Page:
This job typically uninsulated if at 850 to 900 gal oil virtually used NO supplemental for many years slapping TETCO 4.1 1981 return-air heating only units in at 5 gpm 52 well water and a 43k compressor in on 5 ton air and water-size coils then.
    savings were near 80% on the dollar in 1982-1084 NE Ohio zone 5.

    insulated real 3-ton Iq compressor is a great choice I would agree...
  9. I will also add a hot-air (hah!) dry bone for old oil of the threader's leaving as also leaving a more-so drier problem: just now to have luke-warm air moving about...:

    If the old oil has any HIGHER tempered air allowing more of the THIN-AIR density billows to press against the ceilings and leaks, as cold air convection presses in to the structure, a noted DRYER home results.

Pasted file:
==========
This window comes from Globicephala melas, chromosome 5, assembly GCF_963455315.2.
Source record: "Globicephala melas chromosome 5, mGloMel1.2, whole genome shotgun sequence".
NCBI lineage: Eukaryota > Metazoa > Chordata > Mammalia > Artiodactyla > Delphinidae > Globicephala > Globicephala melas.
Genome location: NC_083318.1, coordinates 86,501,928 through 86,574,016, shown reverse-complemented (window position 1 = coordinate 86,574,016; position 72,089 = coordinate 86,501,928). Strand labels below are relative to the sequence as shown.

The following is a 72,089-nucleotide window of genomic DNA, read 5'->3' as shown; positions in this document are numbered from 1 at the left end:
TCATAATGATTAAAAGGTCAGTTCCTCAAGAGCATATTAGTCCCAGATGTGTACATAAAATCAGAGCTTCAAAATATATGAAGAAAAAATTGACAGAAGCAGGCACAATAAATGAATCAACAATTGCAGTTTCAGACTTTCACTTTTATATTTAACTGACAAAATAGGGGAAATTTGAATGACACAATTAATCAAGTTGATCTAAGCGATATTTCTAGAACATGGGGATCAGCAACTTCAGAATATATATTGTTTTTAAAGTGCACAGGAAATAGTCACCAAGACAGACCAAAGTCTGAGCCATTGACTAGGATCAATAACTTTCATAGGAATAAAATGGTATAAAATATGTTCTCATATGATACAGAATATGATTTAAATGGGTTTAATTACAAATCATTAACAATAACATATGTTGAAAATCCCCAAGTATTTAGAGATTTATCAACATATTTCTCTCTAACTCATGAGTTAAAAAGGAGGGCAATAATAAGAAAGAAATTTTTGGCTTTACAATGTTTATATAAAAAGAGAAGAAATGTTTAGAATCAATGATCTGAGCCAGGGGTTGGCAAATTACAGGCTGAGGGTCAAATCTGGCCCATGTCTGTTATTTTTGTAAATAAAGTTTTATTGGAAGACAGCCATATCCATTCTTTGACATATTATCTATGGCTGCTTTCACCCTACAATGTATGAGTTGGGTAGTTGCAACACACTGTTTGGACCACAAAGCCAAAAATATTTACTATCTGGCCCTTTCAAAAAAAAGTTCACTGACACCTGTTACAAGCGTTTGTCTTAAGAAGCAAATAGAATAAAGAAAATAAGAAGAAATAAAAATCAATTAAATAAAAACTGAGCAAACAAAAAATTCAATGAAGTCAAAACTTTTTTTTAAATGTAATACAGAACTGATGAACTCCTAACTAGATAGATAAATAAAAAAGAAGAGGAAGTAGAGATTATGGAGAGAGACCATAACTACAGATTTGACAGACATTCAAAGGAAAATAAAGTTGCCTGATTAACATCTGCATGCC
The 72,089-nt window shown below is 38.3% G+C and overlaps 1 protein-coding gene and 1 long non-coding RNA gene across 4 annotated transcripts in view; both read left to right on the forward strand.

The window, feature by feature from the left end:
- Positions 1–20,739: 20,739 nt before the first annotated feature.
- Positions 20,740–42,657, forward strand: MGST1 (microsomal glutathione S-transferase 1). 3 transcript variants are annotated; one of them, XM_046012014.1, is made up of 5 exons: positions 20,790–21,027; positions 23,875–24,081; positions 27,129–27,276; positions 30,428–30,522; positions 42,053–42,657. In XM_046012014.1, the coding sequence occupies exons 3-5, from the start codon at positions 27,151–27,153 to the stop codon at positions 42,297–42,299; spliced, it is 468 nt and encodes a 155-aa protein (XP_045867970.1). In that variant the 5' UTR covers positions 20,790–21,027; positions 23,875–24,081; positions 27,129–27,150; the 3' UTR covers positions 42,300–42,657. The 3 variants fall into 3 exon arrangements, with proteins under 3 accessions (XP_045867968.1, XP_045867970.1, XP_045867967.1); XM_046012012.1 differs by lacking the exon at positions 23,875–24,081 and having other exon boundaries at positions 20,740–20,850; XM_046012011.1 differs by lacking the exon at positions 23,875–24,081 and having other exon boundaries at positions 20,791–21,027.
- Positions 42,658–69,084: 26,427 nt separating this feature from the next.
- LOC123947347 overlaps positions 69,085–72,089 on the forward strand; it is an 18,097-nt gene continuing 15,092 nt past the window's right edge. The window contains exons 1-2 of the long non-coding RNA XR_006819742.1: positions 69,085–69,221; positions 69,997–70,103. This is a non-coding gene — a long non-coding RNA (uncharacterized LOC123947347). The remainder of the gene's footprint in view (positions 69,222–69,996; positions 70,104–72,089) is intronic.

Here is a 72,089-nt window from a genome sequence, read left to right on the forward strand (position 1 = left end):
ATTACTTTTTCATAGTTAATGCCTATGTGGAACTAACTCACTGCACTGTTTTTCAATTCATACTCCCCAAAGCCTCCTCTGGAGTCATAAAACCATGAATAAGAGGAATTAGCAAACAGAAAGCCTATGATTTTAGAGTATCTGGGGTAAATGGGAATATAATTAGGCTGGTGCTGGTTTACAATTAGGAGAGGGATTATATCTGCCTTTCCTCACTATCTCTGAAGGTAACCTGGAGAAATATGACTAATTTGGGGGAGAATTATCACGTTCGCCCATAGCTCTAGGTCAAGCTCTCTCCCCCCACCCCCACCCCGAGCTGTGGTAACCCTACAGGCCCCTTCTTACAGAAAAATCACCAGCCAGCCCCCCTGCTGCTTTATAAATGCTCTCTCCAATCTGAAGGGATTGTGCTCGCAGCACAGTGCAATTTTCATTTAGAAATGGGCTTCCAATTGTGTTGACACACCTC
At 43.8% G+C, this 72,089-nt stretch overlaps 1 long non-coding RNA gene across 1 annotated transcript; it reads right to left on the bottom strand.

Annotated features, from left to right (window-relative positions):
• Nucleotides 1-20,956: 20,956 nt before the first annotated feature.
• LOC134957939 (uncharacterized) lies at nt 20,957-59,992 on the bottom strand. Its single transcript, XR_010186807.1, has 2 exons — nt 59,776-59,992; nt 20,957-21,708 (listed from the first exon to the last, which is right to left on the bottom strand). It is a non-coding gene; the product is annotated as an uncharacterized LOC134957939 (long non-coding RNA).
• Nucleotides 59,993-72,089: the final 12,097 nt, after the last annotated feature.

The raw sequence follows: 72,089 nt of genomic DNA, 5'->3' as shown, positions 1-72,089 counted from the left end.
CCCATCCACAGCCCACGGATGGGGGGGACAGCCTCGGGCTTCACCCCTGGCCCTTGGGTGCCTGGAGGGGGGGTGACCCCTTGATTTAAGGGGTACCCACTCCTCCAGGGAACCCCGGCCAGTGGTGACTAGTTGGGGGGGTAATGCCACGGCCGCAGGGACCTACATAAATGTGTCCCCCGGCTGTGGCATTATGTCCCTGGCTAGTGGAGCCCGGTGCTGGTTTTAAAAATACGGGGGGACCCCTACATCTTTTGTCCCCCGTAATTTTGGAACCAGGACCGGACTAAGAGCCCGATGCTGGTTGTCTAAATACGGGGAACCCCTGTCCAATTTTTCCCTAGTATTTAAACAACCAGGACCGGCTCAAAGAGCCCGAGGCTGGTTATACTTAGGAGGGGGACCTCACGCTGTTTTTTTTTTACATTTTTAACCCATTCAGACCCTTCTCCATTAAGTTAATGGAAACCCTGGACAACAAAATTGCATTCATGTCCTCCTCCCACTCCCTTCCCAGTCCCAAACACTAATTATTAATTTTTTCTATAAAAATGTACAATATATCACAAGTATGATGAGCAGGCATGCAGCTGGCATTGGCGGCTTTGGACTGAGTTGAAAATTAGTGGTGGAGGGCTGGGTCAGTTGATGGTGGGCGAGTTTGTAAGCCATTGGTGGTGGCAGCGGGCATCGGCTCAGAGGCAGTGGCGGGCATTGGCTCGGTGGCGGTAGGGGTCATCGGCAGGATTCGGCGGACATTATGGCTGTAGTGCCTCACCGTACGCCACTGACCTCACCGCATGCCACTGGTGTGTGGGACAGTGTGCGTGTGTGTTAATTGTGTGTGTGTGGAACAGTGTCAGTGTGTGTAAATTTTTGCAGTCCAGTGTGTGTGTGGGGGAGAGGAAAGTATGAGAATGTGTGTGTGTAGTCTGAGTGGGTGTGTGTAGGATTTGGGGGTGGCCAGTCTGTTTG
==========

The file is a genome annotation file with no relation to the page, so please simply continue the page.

-I think one will see homes KEEP an INCREASED humidity readings just rotating air from HIGH RETURNS pulling the hot blanket ceiling layers away from the leakier old home high stories. Now from that vertical air stabilization I have used: Add the lower tempered heat pump air with its higher stabilizing air-differential resultants. EH?

    GT air rotatins with ceiling lower temps- is denser-cooler air in higher stories (air rotations or whatever) reduced-air-losses ~ 12f degree differences to 2f degree differences at a ceiling and high walls and windows and some doors out higher levels, will effectually simply reduce incoming cold air causing a mean increase in humidity NOT being diluted with as much volume of expanding (when warmed) fixed incoming cool air (to then) getting warmer/per fixed humidity-contents that are not expanding to that end warmer volume.
  10. higher stabilizing air-differential resultants (meaning resulting in a lower temperature differential being considered "stabilized")
  11. MrEnte

    MrEnte Member